April 17th, 2021


Understanding the cruel fleeting of time

Greg Crosby

By Greg Crosby

Published Nov. 8, 2019

Understanding the cruel fleeting of time
Where did summer go? And October, it came and went in a moment. Now we are in the midst of autumn. Thanksgiving and the colder wintery months are fast approaching.

This time of year always makes me wistful, introspective and a bit melancholy. My brain fills with loved ones, friends, places, and times long past. Warm happy memories.

Growing old does that to you I think. Memories of good times, at least for me, far exceed the bad times.

There's just something about this season that stirs the senses and remembrances of old times. It never happens in summertime or spring.

Only fall does it for me, brings me back. That's why this time is special and precious to me. I know I must embrace it while it's here because it comes in an instant and leaves far too soon.

When you've lived long enough you understand the cruel fleeting of time. You never quite accept it, but you do at a certain point understand it.

For those of us who are Jewish, the seasonal introspection actually begins in September with High Holy Days, then accelerates as we glide toward Thanksgiving. Thanksgiving. What a wonderful holiday. America's best.

What could be more spiritually uplifting and humbling at the same time than thanking our Creator for the blessings He's given us? That's what Thanksgiving means, after all. Giving thanks to G od.

I wish more of us thought about Thanksgiving in this way. Too many ignore the holiday all together or simply look at it as the jumping off point to football games and shopping for presents.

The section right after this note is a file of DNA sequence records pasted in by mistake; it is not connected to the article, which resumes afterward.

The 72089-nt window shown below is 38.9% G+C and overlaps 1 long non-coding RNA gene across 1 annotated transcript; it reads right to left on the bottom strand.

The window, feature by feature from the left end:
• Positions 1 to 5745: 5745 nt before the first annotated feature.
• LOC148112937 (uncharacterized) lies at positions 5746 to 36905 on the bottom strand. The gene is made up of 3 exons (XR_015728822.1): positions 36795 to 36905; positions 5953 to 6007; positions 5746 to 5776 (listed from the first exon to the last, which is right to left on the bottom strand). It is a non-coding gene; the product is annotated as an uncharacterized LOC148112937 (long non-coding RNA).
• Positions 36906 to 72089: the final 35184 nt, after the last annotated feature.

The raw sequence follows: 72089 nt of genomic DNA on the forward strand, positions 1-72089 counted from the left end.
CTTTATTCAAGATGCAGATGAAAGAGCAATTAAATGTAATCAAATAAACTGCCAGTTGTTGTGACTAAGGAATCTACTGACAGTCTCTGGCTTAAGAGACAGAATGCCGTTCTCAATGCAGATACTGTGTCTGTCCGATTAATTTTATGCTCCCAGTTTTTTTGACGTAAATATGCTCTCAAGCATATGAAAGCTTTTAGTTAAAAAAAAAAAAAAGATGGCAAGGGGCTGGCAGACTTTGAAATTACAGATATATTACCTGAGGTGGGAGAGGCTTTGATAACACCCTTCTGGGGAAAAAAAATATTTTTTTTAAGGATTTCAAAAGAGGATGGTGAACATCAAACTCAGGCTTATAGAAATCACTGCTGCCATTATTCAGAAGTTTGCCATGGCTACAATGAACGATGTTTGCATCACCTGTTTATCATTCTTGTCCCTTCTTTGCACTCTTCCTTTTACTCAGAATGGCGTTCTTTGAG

To paraphrase comic Rodney Dangerfield, Thanksgiving just doesn't get any respect, no respect at all.

American popular culture jumps over the holiday on its race to get to the less thoughtful and more rambunctious partying and gift giving holidays.

It's a true loss for all of us as a country.

Thanksgiving was once about the coming together of family and thanking G od, both of which have over time been marginalized in our secular society. The concept of a traditional family continues to be eroded away by our "woke" politically correct culture, which much prefers to honor transgendered, homosexual, lesbian, and actually anything other than what was once considered "normal."

It's important to keep and honor our American religious heritage and traditional family values, especially during Thanksgiving.

And in spite of what liberal culture would have you believe, this can be accomplished without excluding or shunning others in our society.

Americans are a tolerant people. We believe in fairness, always have. But tolerance of those who are different doesn't mean acceptance of their way of life at the cost of our own traditions and values.

There are those who would have you think that if you value your religious teachings and traditional family structure you are homophobic, hateful, and just plain mean-spirited. You cannot be a decent person, they would say, if you do not discard the values of the old and embrace and celebrate the liberal thinking, which is now being mainstreamed throughout our schools, news media and entertainment industry.

For those on the left it's their way or no way.

Citizens who cherish American culture need to push back and speak out. And that goes for our elected Republicans who more often than not will go along with whatever is trendy because it is easier for them. I still believe that most Americans are not on board with radical progressive thought.

I could be wrong, but I don't think so. At any rate, this will be proven one way or another come next November.

The good memories and traditions of this season will always be part of who I am. This is a wonderful time of year and we live in a wonderful country. My wish is that more Americans could appreciate what we have here and now and be truly thankful for all of it this Thanksgiving.

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JWR contributor Greg Crosby, former creative head for Walt Disney publications, has written thousands of comics, hundreds of children's books, dozens of essays, and a letter to his congressman. He's been a JWR contributor since 1999.